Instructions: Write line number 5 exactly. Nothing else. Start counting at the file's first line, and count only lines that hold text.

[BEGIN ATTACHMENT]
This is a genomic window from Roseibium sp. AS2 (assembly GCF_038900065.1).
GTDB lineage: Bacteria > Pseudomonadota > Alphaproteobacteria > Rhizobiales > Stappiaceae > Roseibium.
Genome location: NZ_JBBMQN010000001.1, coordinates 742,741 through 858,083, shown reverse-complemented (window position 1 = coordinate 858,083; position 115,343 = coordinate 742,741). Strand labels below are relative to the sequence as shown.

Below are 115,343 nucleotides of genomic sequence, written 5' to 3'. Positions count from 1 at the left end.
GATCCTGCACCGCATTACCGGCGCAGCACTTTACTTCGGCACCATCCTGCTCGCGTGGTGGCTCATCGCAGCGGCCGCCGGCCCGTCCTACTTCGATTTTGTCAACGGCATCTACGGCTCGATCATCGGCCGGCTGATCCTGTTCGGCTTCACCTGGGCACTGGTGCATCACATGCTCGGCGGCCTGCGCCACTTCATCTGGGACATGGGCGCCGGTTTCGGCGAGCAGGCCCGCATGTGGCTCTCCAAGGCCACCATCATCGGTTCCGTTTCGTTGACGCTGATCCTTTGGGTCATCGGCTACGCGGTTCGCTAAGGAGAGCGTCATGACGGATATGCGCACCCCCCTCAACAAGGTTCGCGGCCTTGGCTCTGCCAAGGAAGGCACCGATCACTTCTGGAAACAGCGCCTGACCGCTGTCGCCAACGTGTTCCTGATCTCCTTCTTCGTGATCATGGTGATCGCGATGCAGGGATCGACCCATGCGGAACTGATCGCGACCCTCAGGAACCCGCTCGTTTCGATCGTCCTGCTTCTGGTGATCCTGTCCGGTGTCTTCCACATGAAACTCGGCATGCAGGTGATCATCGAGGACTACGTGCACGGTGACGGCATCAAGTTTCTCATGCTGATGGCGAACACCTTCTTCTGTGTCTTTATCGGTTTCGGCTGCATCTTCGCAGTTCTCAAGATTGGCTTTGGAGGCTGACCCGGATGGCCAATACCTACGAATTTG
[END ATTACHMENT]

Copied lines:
GATCCTGCACCGCATTACCGGCGCAGCACTTTACTTCGGCACCATCCTGCTCGCGTGGTGGCTCATCGCAGCGGCCGCCGGCCCGTCCTACTTCGATTTTGTCAACGGCATCTACGGCTCGATCATCGGCCGGCTGATCCTGTTCGGCTTCACCTGGGCACTGGTGCATCACATGCTCGGCGGCCTGCGCCACTTCATCTGGGACATGGGCGCCGGTTTCGGCGAGCAGGCCCGCATGTGGCTCTCCAAGGCCACCATCATCGGTTCCGTTTCGTTGACGCTGATCCTTTGGGTCATCGGCTACGCGGTTCGCTAAGGAGAGCGTCATGACGGATATGCGCACCCCCCTCAACAAGGTTCGCGGCCTTGGCTCTGCCAAGGAAGGCACCGATCACTTCTGGAAACAGCGCCTGACCGCTGTCGCCAACGTGTTCCTGATCTCCTTCTTCGTGATCATGGTGATCGCGATGCAGGGATCGACCCATGCGGAACTGATCGCGACCCTCAGGAACCCGCTCGTTTCGATCGTCCTGCTTCTGGTGATCCTGTCCGGTGTCTTCCACATGAAACTCGGCATGCAGGTGATCATCGAGGACTACGTGCACGGTGACGGCATCAAGTTTCTCATGCTGATGGCGAACACCTTCTTCTGTGTCTTTATCGGTTTCGGCTGCATCTTCGCAGTTCTCAAGATTGGCTTTGGAGGCTGACCCGGATGGCCAATACCTACGAATTTG